English sparkling sends out right message

2013 marked a major step forward for English sparkling wine, as demand moves beyond novelty appeal to become increasingly founded on a reputation for high quality and good value.

English wineReporting a significant development in attitudes during the last year, Liberty Wines’ managing director David Gleave MW told the drinks business: “Twelve months ago a lot of people were saying that English sparkling wine was too expensive. Today they’re raving about it and saying ‘aren’t they good value!’ They’ve seen how it stands up to the competition.”

Liberty’s own portfolio now carries three different English sparkling wine producers: Coates & Seely, Nyetimber and a more recent arrival on the scene in the form of Hattingley Valley, which planted its vineyards in 2008 and launched its maiden brut rosé from the 2011 vintage earlier this week. Liberty also represents still wines from Stopham Vineyard in West Sussex.

“Three years ago we would never have had that many,” remarked Gleave as evidence of how demand for English wine has grown in recent years.

“People may buy for the first time on novelty but now the wines stand up,” he remarked, predicting a bright future for the category “as long as they stick to quality – it’s got to be premium.”

Looking more generally at the UK sparkling wine market, which continues to grow against a flat or declining performance from other wine categories, Gleave suggested: “The advent of English sparkling has opened up the market – and for other sparkling wines too. It’s broken down the barriers.”

In particular he identified the success of English sparkling in carving out a niche between an outlet’s cheapest sparkling option and its big name Champagne brand at the top end. “To me that makes perfect sense,” remarked Gleave, who suggested that Franciacorta is also benefiting at this level, especially when sold by the glass.

As the English sparkling wine category continues to expand and cement its reputation, some producers are starting to look seriously at building an export business.

Among these is Hattingley Valley, which returns to ProWein on the English Wine Producers’ stand for a second year in 2014 and is planning to take a stand of its own at Vinexpo Hong Kong in May.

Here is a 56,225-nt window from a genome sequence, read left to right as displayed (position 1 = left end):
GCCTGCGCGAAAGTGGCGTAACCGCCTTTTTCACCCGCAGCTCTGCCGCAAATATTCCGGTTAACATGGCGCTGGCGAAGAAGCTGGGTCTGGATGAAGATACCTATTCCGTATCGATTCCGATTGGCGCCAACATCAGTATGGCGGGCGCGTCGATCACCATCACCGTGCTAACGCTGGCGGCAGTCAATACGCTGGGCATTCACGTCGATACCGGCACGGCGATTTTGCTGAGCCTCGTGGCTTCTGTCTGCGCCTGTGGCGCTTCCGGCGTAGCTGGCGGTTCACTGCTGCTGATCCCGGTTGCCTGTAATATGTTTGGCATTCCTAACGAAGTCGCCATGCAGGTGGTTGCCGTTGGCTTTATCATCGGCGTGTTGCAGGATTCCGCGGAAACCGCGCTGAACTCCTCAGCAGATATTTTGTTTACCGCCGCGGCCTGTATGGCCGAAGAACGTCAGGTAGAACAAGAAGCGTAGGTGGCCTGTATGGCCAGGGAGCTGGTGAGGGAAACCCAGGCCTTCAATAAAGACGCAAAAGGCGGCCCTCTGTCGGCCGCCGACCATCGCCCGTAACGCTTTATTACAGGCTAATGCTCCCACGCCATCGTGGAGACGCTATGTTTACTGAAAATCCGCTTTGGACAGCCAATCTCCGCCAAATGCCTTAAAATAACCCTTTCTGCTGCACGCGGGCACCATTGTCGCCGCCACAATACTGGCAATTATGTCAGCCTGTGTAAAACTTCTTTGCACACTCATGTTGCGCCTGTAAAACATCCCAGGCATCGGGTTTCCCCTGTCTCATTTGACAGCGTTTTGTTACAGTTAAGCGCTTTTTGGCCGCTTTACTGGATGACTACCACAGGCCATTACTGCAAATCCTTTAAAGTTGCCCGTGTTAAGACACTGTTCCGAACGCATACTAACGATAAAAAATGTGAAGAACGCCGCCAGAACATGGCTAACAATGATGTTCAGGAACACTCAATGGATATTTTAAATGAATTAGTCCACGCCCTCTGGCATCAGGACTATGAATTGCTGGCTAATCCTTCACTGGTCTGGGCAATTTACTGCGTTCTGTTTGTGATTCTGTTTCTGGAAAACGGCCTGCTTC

Commenting on the producer’s potential in Asia, Hattingley Valley brand manager Robin Lane told db: “The indications are quite good. A guy took a pallet from us at ProWein and shipped it to Hong Kong.”

Although Hattingley Valley only has 10 hectares of its own vineyard, the producer currently buys grapes from another 50ha. Adding that “vineyards are coming to us all the time,” Lane suggested that it could soon have “up to 700,000 bottles to sell, at which point, he remarked, “we have to export.”

In such a young industry whose marginal climate throws up challenging vintages such as 2012, when several English producers abandoned picking altogether and Hattingley Valley picked only two tonnes of fruit, the rate of future evolution remains difficult to predict. However, Lane remarked: “If we’re exporting 5-10% of production in 10 years time in maybe 15 markets then I’d be pretty happy.”

As for the appeal of English sparkling wine outside its domestic market, Lane noted the large number of curious visitors who visited the stand at ProWein last year. “Because we’re the new kids on the block, I think that makes a story,” he suggested.

Longer term, Lane maintained that the number of obvious parallels with Champagne would stand the English sparking category in good stead. “The message is that we’re making top quality fizz from the same grape varieties as Champagne with the same soil and similar climate so it should be similar quality.”

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